large organization nameservers sending icmp packets to dns servers.
Patrick W. Gilmore
patrick at ianai.net
Tue Aug 7 20:10:17 UTC 2007
On Aug 7, 2007, at 3:45 PM, Valdis.Kletnieks at vt.edu wrote:
> On Tue, 07 Aug 2007 14:38:06 EDT, "Patrick W. Gilmore" said:
>>> In addition, any UDP truncated response needs to be retried via
>>> TCP- blocking it would cause a variety of problems.
>> Since we are talking about authorities here, one can control the size
>> of ones responses.
The point is, if you are the authority, you know how big the packet
is. If you know it ain't over 512, then you don't need TCP.
Or are you saying you do? Wouldn't it be 'incredibly stupid' for
recursive servers to -require- TCP, even for < 512 byte packets?
>> Unless, of course, you are so incredibly stupid you can't figure out
>> the difference between an authority and a caching server.
> I wish people would keep straight what direction they're doing the
> and for who's benefit.
> If *XYZ* wants to find which of their servers I'm closest to,
> they'll most
> likely be poking at my *caching* nameservers, because that's where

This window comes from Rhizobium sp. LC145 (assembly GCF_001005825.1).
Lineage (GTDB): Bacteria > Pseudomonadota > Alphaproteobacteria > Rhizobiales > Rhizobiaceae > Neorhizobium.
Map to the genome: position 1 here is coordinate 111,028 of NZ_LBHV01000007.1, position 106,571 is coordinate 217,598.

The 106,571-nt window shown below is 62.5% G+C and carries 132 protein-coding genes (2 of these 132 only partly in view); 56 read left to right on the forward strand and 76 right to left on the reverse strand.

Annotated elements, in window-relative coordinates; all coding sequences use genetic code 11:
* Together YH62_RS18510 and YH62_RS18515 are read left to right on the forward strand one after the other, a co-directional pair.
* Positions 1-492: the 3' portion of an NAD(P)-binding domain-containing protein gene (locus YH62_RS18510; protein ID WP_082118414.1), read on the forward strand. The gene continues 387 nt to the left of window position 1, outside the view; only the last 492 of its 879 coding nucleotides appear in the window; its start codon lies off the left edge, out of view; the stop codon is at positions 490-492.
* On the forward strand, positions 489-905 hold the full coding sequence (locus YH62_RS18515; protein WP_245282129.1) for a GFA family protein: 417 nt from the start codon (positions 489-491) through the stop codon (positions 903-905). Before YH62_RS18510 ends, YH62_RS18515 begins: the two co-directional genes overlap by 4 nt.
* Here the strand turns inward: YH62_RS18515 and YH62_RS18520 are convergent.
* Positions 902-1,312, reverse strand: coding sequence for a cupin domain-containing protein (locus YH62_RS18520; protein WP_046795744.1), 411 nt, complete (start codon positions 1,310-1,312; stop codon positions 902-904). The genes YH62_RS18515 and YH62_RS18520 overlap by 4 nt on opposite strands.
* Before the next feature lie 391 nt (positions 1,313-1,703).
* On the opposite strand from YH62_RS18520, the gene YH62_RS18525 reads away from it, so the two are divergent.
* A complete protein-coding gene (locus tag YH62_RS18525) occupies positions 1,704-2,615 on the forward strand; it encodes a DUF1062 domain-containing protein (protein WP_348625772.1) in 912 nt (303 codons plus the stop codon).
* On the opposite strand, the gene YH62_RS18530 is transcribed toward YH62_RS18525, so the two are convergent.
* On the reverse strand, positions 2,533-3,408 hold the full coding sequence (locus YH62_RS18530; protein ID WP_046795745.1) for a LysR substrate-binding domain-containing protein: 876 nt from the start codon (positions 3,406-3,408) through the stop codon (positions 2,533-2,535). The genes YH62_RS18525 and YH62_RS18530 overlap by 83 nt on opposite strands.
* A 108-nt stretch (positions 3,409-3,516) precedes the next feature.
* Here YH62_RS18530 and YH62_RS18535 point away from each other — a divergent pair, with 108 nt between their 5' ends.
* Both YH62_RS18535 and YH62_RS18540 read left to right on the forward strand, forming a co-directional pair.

> my recursive
> query arrived from.
> So we're *not* talking about authorities here. We're talking about
> DNS servers
> that are quite possibly configured to not talk, or give only
> partial results
> via UDP, to queries coming from outside the provider's network
> (after all,
> those people probably *should* be using *their* provider's caching
> DNS, right?)
Interesting. You are suggesting that as a content provider, one
should rely on measurements from random caching name servers around
the Internet, many of which you admit yourself are configured not to
respond to addresses outside their network? Pardon me for not
considering an idea you admit yourself wouldn't work.
But you are right, I totally missed that part of the conversation.
And in case anyone wasn't clear, yes, of course, running a recursive
server that doesn't accept TCP53 will probably result in missing data
your users want occasionally.
As for being "incredibly stupid", well, as I have said in private,
calling a bunch of people rude names without even asking them why
they are doing what you think is so stupid is .. uh .. probably not
very bright. :) Unless, of course, you want everyone else passing
judgement on how you run your network without asking.
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